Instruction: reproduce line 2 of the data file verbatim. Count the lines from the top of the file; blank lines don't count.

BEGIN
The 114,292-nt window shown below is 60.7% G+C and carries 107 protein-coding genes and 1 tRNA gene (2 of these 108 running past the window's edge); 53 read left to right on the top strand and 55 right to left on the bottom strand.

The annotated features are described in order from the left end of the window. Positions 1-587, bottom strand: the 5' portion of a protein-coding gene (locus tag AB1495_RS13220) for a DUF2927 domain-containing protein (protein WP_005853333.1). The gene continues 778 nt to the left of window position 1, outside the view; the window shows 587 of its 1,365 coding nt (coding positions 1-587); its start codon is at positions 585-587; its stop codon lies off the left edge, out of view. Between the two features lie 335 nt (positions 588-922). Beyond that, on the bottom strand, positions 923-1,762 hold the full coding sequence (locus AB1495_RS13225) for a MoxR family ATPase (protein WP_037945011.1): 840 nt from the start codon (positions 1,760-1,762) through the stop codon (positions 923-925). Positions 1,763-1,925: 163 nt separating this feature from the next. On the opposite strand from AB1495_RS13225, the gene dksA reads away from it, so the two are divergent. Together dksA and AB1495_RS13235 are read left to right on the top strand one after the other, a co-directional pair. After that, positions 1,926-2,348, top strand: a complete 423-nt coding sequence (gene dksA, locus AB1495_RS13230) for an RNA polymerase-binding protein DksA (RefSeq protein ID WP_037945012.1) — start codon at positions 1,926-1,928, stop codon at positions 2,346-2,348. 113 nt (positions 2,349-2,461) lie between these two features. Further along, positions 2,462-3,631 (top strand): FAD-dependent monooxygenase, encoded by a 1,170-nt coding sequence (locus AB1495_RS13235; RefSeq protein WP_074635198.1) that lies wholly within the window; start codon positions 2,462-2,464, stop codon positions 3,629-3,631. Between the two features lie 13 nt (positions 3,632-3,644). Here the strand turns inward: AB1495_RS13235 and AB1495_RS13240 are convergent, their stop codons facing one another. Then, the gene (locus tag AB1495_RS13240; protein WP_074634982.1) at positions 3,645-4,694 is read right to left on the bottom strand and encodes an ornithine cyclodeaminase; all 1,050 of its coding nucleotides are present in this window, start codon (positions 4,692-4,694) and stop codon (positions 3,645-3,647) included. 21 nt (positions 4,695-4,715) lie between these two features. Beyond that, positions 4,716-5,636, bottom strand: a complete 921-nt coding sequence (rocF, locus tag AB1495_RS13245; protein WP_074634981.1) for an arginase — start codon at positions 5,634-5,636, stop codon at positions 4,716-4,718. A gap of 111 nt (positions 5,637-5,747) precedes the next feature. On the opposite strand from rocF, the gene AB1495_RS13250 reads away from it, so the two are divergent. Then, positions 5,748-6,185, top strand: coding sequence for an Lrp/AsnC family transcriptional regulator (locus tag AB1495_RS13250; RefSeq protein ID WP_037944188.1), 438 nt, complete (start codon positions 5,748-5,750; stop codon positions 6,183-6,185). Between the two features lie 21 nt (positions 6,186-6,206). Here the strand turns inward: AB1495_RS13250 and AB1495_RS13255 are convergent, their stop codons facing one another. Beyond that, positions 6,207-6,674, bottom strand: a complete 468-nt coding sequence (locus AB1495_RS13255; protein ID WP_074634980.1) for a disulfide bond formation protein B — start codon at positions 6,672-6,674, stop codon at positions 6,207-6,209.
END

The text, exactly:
The annotated features are described in order from the left end of the window. Positions 1-587, bottom strand: the 5' portion of a protein-coding gene (locus tag AB1495_RS13220) for a DUF2927 domain-containing protein (protein WP_005853333.1). The gene continues 778 nt to the left of window position 1, outside the view; the window shows 587 of its 1,365 coding nt (coding positions 1-587); its start codon is at positions 585-587; its stop codon lies off the left edge, out of view. Between the two features lie 335 nt (positions 588-922). Beyond that, on the bottom strand, positions 923-1,762 hold the full coding sequence (locus AB1495_RS13225) for a MoxR family ATPase (protein WP_037945011.1): 840 nt from the start codon (positions 1,760-1,762) through the stop codon (positions 923-925). Positions 1,763-1,925: 163 nt separating this feature from the next. On the opposite strand from AB1495_RS13225, the gene dksA reads away from it, so the two are divergent. Together dksA and AB1495_RS13235 are read left to right on the top strand one after the other, a co-directional pair. After that, positions 1,926-2,348, top strand: a complete 423-nt coding sequence (gene dksA, locus AB1495_RS13230) for an RNA polymerase-binding protein DksA (RefSeq protein ID WP_037945012.1) — start codon at positions 1,926-1,928, stop codon at positions 2,346-2,348. 113 nt (positions 2,349-2,461) lie between these two features. Further along, positions 2,462-3,631 (top strand): FAD-dependent monooxygenase, encoded by a 1,170-nt coding sequence (locus AB1495_RS13235; RefSeq protein WP_074635198.1) that lies wholly within the window; start codon positions 2,462-2,464, stop codon positions 3,629-3,631. Between the two features lie 13 nt (positions 3,632-3,644). Here the strand turns inward: AB1495_RS13235 and AB1495_RS13240 are convergent, their stop codons facing one another. Then, the gene (locus tag AB1495_RS13240; protein WP_074634982.1) at positions 3,645-4,694 is read right to left on the bottom strand and encodes an ornithine cyclodeaminase; all 1,050 of its coding nucleotides are present in this window, start codon (positions 4,692-4,694) and stop codon (positions 3,645-3,647) included. 21 nt (positions 4,695-4,715) lie between these two features. Beyond that, positions 4,716-5,636, bottom strand: a complete 921-nt coding sequence (rocF, locus tag AB1495_RS13245; protein WP_074634981.1) for an arginase — start codon at positions 5,634-5,636, stop codon at positions 4,716-4,718. A gap of 111 nt (positions 5,637-5,747) precedes the next feature. On the opposite strand from rocF, the gene AB1495_RS13250 reads away from it, so the two are divergent. Then, positions 5,748-6,185, top strand: coding sequence for an Lrp/AsnC family transcriptional regulator (locus tag AB1495_RS13250; RefSeq protein ID WP_037944188.1), 438 nt, complete (start codon positions 5,748-5,750; stop codon positions 6,183-6,185). Between the two features lie 21 nt (positions 6,186-6,206). Here the strand turns inward: AB1495_RS13250 and AB1495_RS13255 are convergent, their stop codons facing one another. Beyond that, positions 6,207-6,674, bottom strand: a complete 468-nt coding sequence (locus AB1495_RS13255; protein ID WP_074634980.1) for a disulfide bond formation protein B — start codon at positions 6,672-6,674, stop codon at positions 6,207-6,209.